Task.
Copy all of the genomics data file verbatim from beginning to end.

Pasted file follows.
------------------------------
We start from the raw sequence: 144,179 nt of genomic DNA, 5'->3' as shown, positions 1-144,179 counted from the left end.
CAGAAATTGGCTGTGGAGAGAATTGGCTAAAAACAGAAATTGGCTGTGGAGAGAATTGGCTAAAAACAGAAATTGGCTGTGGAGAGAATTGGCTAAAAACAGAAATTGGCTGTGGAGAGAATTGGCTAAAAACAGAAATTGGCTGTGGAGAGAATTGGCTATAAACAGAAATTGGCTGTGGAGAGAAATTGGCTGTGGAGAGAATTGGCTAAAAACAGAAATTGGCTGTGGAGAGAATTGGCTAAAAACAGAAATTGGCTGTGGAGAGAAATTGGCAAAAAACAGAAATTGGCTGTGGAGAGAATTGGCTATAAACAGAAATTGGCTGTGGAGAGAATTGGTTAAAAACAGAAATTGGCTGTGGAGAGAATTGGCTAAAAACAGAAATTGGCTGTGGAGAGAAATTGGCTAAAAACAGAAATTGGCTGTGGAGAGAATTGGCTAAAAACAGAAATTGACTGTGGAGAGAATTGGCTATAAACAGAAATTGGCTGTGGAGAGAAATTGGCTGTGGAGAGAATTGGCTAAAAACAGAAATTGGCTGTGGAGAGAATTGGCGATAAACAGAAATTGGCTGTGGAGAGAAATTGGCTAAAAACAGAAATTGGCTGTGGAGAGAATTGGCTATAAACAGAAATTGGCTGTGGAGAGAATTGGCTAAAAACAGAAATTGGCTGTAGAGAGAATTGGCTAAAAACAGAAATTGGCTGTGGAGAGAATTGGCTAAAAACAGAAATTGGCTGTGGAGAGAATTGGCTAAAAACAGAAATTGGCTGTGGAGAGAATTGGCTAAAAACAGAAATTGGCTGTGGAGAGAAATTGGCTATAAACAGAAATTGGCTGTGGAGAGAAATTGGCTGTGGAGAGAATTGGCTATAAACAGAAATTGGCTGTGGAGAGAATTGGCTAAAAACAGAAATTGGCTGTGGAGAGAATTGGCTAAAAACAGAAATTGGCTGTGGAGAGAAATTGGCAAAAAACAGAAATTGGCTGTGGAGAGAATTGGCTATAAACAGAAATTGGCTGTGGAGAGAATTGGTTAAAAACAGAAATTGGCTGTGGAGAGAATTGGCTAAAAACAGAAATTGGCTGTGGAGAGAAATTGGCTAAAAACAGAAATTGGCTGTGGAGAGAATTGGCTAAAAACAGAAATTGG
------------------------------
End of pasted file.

We start from the raw sequence: 144,179 nt of genomic DNA, 5'->3' as shown, positions 1-144,179 counted from the left end.
CAGAAATTGGCTGTGGAGAGAATTGGCTAAAAACAGAAATTGGCTGTGGAGAGAATTGGCTAAAAACAGAAATTGGCTGTGGAGAGAATTGGCTAAAAACAGAAATTGGCTGTGGAGAGAATTGGCTAAAAACAGAAATTGGCTGTGGAGAGAATTGGCTATAAACAGAAATTGGCTGTGGAGAGAAATTGGCTGTGGAGAGAATTGGCTAAAAACAGAAATTGGCTGTGGAGAGAATTGGCTAAAAACAGAAATTGGCTGTGGAGAGAAATTGGCAAAAAACAGAAATTGGCTGTGGAGAGAATTGGCTATAAACAGAAATTGGCTGTGGAGAGAATTGGTTAAAAACAGAAATTGGCTGTGGAGAGAATTGGCTAAAAACAGAAATTGGCTGTGGAGAGAAATTGGCTAAAAACAGAAATTGGCTGTGGAGAGAATTGGCTAAAAACAGAAATTGACTGTGGAGAGAATTGGCTATAAACAGAAATTGGCTGTGGAGAGAAATTGGCTGTGGAGAGAATTGGCTAAAAACAGAAATTGGCTGTGGAGAGAATTGGCGATAAACAGAAATTGGCTGTGGAGAGAAATTGGCTAAAAACAGAAATTGGCTGTGGAGAGAATTGGCTATAAACAGAAATTGGCTGTGGAGAGAATTGGCTAAAAACAGAAATTGGCTGTAGAGAGAATTGGCTAAAAACAGAAATTGGCTGTGGAGAGAATTGGCTAAAAACAGAAATTGGCTGTGGAGAGAATTGGCTAAAAACAGAAATTGGCTGTGGAGAGAATTGGCTAAAAACAGAAATTGGCTGTGGAGAGAAATTGGCTATAAACAGAAATTGGCTGTGGAGAGAAATTGGCTGTGGAGAGAATTGGCTATAAACAGAAATTGGCTGTGGAGAGAATTGGCTAAAAACAGAAATTGGCTGTGGAGAGAATTGGCTAAAAACAGAAATTGGCTGTGGAGAGAAATTGGCAAAAAACAGAAATTGGCTGTGGAGAGAATTGGCTATAAACAGAAATTGGCTGTGGAGAGAATTGGTTAAAAACAGAAATTGGCTGTGGAGAGAATTGGCTAAAAACAGAAATTGGCTGTGGAGAGAAATTGGCTAAAAACAGAAATTGGCTGTGGAGAGAATTGGCTAAAAACAGAAATTGG